Lloyd Bochner

Cecil Colby in 'Dynasty'

The Canadian actor Lloyd Bochner caused his greatest stir globally in the gloss-and-glitz American soap opera Dynasty as Cecil Colby, the Denver oil billionaire who helped Blake Carrington to build his own oil empire but turned into an arch-rival and betrayed their friendship by bedding Blake's former wife, Alexis.

Bochner was a pivotal player in the first 40 episodes of Dynasty (1981-82) as the smooth-talking but manipulative businessman who did his deals both in the boardroom and bedroom. He gave Blake a loan to help him when Denver-Carrington was in crisis, on condition that his oil rival's daughter, Fallon, married his own nephew, Jeff, whom he had brought up at his Nine Oaks estate following the disappearance of the boy's father.

When Denver-Carrington became a serious competitor to his own ColbyCo, Cecil turned on Blake and even arranged a bomb explosion that temporarily blinded him. He found an ally in his campaign when Alexis Carrington returned to Denver, a case of passion and greed united in one aim - to bring down Blake. The couple planned to marry and, although Cecil suffered a heart attack while in bed having sex with Alexis, the couple went ahead with the wedding at his hospital bed, only for him to die minutes later, leaving ColbyCo to his widow and nephew. The richest woman in Colorado, Alexis had the wealth and power to pursue Cecil's aim of destroying Blake.

The machinations between Cecil and Alexis set the scene for the colourful events that were to follow - the introduction of Joan Collins as soap's biggest superbitch proving a turning-point in attracting viewers worldwide. Dynasty continued until 1989, overtaking its rival Dallas in the American audience ratings, with ever more bizarre affairs, weddings, double-dealing, kidnappings and murders.

Born in Toronto in 1924, Bochner started his career on Vancouver radio at the age of 11, acting in dramas and doing voiceovers. After leaving the University of Toronto with a sociology degree, he served with the Canadian Navy during the Second World War, then made his film début in the Canadian picture The Mapleville Story (1946).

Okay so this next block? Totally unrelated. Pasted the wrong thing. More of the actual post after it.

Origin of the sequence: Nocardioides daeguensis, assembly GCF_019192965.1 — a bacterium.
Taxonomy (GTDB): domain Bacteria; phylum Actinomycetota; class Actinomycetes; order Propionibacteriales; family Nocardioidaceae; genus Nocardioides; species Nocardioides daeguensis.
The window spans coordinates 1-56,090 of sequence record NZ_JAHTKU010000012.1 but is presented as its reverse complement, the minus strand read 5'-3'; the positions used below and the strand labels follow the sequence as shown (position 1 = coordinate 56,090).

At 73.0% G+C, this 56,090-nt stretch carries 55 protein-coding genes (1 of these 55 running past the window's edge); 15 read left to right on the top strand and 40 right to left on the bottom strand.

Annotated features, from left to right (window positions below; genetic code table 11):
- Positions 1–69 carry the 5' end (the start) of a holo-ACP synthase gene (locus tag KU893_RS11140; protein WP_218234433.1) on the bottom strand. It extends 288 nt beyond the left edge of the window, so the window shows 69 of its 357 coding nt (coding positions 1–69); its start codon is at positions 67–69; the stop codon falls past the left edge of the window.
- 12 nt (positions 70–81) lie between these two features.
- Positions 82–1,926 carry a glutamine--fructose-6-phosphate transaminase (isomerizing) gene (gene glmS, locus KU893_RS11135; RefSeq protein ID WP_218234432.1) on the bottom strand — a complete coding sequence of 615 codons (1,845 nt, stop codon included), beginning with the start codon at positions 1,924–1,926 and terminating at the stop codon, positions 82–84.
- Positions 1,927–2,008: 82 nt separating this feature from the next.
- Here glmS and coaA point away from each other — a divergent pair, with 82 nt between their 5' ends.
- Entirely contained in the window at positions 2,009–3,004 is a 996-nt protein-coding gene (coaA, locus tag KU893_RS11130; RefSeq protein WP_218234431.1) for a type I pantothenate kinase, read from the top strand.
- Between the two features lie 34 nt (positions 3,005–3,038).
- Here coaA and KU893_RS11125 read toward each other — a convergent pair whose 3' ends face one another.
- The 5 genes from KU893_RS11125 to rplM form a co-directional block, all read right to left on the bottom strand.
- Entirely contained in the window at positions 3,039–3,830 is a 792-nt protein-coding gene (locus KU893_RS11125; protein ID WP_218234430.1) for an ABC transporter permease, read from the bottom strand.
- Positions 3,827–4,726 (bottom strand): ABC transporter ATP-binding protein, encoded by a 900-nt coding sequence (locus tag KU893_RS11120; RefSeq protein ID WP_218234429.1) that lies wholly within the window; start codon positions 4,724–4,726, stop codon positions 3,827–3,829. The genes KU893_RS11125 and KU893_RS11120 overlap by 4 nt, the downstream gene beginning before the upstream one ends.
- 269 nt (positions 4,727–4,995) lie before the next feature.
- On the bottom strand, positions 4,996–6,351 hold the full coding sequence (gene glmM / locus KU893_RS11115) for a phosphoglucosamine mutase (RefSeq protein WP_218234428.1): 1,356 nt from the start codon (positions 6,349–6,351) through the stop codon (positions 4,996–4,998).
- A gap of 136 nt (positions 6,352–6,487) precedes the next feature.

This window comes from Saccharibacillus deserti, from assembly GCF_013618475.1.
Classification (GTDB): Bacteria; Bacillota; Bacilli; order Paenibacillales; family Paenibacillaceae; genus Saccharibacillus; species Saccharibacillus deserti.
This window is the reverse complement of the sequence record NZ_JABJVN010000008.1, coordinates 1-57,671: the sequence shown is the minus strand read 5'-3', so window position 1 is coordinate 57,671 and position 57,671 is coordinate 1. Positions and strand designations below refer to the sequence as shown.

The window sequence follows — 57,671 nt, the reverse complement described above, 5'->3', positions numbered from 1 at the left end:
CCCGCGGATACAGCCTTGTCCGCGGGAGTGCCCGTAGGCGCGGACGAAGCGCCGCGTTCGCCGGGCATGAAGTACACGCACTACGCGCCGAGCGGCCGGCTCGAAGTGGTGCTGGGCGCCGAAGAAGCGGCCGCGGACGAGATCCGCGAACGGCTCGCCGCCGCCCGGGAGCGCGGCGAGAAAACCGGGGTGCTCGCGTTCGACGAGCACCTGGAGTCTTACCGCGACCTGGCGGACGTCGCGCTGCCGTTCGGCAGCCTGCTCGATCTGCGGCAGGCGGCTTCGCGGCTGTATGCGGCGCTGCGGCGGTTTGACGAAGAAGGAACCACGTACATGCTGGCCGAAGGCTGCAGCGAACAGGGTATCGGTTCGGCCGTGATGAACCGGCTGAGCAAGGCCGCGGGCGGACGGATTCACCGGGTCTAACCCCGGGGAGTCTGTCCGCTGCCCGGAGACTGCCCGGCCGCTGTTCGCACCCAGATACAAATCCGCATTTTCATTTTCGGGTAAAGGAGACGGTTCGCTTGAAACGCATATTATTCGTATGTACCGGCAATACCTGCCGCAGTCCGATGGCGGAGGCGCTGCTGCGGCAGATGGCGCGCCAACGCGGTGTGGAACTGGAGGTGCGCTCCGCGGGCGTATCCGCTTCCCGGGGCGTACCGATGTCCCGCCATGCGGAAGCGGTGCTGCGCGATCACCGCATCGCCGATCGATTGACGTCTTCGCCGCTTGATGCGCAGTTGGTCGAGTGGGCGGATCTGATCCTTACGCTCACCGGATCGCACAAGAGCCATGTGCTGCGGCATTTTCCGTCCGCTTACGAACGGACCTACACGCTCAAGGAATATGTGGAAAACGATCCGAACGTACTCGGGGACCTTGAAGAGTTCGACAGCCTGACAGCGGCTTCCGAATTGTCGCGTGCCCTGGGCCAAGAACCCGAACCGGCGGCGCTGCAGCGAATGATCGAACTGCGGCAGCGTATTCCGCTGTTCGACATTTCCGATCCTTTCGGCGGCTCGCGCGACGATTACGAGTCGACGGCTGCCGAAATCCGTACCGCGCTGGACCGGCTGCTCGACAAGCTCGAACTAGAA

Moving to New York in 1951, he found his first success as Captain Nicholas Lacey in the television soap opera One Man's Family (1952) and appeared as the Young Gentleman, alongside Orson Welles, in a small-screen production of King Lear (1953). However, he continued to work in Canadian television and film until landing the role of Chief of Police Neil Campbell in the American crime series Hong Kong (1960-61).

After playing a scientist trying to deciper an alien text in "To Serve Man", a 1962 story in the classic sci-fi series The Twilight Zone - ranked No 11 in the American magazine TV Guide's "100 Greatest TV Episodes of All Time" - the actor took scores of character roles in popular television series.

Bochner's films included the crime dramas Tony Rome (1967) and The Detective (1968), both starring a sleuthing Frank Sinatra, and the psychological thriller The Night Walker (1964), featuring Barbara Stanwyck.

The winner of two Liberty Awards, Canada's top acting honour, he was the father of the actor Hart Bochner.

Anthony Hayward

Start your day with The Independent, sign up for daily news emails
Have you tried new the Independent Digital Edition apps?
ebooks
ebooksA special investigation by Andy McSmith
  • Get to the point
Latest stories from i100
Have you tried new the Independent Digital Edition apps?
Independent Dating
and  

By clicking 'Search' you
are agreeing to our
Terms of Use.

iJobs Job Widget
iJobs General

Recruitment Genius: Telesales Team Leader

£18000 - £22000 per annum: Recruitment Genius: This is an exciting opportunity...

Ashdown Group: Linux Systems Engineer - Linux, Windows, Cloud - Central London